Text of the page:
"Today the concept of truth is viewed with suspicion, because truth is identified with violence. Over history there have, unfortunately, been episodes when people sought to defend the truth with violence. But they are two contrasting realities. Truth cannot be imposed with means other than itself! Truth can only come with its own light. Yet, we need truth. ... Without truth we are blind in the world, we have no path to follow. The great gift of Christ was that He enabled us to see the face of God".Pope Benedict xvi, February 24th, 2012

The Church is ecumenical, catholic, God-human, ageless, and it is therefore a blasphemy—an unpardonable blasphemy against Christ and against the Holy Ghost—to turn the Church into a national institution, to narrow her down to petty, transient, time-bound aspirations and ways of doing things. Her purpose is beyond nationality, ecumenical, all-embracing: to unite all men in Christ, all without exception to nation or race or social strata. - St Justin Popovitch

Thursday 22 April 2010

.Fr Timothy Radcliffe, when he was the Master General of the Dominicans, gave a talk to the Benedictine Abbots' Congress (2000), in which he spoke of the monastic life in these terms:
"I wish to claim that your monasteries disclose God not because of what you do or say, but perhaps because the monastic life has, at its centre, a space, a void in which God may show Himself. I wish to suggest that the rule of St Benedict offers a sort of hollow centre to your lives, in which God may live and be glimpsed. The glory of God always shows itself in an empty space. When the Israelites came out of the desert, God came with them seated in the space between the wings of the cherubim, above the seat of mercy. . . . [The cross] is a throne of glory which is also a void, an absence, as a man dies crying out for the God who seems to have deserted him. The ultimate throne of glory is an empty tomb, where there is no body.
.I will suggest three aspects of the monastic life which open [a void, an empty space in your lives,] a space for God. First of all, your lives are for no particular purpose. Secondly, . . . they lead nowhere, and finally . . . they are lives of humility."
A monastery, he says is a space in which God can dwell among men. All of us have an empty space inside, waiting to be filled, at our invitation, by God. But we do not like voids, and we cannot wait for God to fill it. We fill it ourselves with all kinds of nonsense. Monks and nuns face the void and wait on God. They seek the "one thing necessary". Those who seek find, and thus the void is filled with God and our emptynness becomes the place where we can meet God. . The tangible result is that monasteriess are places where you can experience something of the peace that the world cannot give. Hence, in an increasingly secular world, more and more people are coming to stay in monasteries.

This is a place where people are invited to think the unthinkable. Is God calling me to be a monk? Can I make room for God in this secular age simply by humbly seeking him? Can I, by God's grace, live the vocation of St John the Baptist by diminishing and becoming less and less so that I can make room for Christ and he can fill my empty space, becoming more and more present in a world that needs him so badly?   Further, can I be so forgetful of self that I am willing and happy to do this as a member of a community that has "one heart and one soul", so that people will see Christ's presence in the community and only in the individual monks in so far as they are members of that community.   That is the vocation of the cenobitic monk.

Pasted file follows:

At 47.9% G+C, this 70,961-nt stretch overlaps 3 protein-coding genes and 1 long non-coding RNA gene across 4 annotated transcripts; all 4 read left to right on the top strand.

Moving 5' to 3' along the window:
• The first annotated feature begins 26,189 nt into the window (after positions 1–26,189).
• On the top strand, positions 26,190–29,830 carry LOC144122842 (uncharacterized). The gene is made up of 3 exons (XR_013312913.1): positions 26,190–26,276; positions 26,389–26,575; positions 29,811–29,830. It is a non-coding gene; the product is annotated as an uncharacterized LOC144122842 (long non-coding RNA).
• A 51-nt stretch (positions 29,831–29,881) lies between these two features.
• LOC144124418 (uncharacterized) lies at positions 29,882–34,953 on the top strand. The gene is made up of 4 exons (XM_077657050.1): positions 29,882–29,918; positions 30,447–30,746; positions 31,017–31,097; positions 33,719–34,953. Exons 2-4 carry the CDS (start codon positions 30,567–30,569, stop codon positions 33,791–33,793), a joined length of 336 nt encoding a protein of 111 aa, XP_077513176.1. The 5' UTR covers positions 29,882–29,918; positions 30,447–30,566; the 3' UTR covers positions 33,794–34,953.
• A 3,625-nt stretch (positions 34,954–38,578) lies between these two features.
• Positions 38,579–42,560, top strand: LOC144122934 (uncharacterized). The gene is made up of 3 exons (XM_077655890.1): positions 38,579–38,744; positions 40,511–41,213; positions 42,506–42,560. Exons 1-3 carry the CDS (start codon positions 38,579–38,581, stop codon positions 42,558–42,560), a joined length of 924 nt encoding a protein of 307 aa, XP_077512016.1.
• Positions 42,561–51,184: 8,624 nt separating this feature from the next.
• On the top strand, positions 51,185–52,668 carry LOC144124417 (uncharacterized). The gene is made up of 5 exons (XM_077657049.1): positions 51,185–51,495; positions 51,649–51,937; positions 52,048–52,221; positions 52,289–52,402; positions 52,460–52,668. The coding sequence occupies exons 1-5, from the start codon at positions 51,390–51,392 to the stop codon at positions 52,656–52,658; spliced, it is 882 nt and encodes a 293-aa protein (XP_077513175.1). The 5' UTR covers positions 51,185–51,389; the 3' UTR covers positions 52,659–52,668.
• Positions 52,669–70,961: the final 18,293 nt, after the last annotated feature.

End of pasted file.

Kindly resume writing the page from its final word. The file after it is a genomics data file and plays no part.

Sunday 18 April 2010


> * DATE: *April 16, 2010
> *FROM: *Don Clemmer
> *O:* 202-541-3206
> *M:* 260-580-1137
> * *
> WASHINGTON—The vast majority (92 percent) of men being ordained to the
> priesthood report some kind of full-time work experience prior to
> entering the seminary, most often in education. Three in five (60
> percent) ordinands completed college before pursuing the priesthood,
> with one in five (20 percent) also receiving a graduate degree. One in
> three (34 percent) entered the seminary while in college.
> The median age of ordinands is 33. The youngest member of
> the Class of 2010 is 25; 11 men are being ordained at the age of 65 or
> older. On average, men were 18 when they first considered their vocation.
> This analysis is part of /The Class of 2010: Survey of
> Ordinands to the Priesthood/, an annual national survey of men being
> ordained priests, conducted by the Center for Applied Research in the
> Apostolate (CARA), a Georgetown University-based research center. The
> entire report can be found at www.usccb.org/vocations/classof2010
> <http://www.usccb.org/vocations/classof2010>, as well as on the new
> www.ForYourVocation.org <http://www.foryourvocation.org/> which is set
> to launch on April 25, Good Shepherd Sunday and the World Day of
> Prayer for Vocations. The survey was commissioned by the United States
> Conference of Catholic Bishops (USCCB).
> “One important trend evident in this study is the
> importance of lifelong formation and engagement in the Catholic
> faith,” said Cardinal Sean P. O'Malley of Boston, chairman of the U.S.
> Bishops' Committee on Clergy, Consecrated Life and Vocations. He noted
> that, along with their education and work experience, half to
> three-quarters of the Class of 2010 report they served as an altar
> server, lector, Eucharistic minister or other parish ministry.
> “Most ordinands have been Catholic since birth,” said
> Cardinal O’Malley, “Four in five report that both their parents are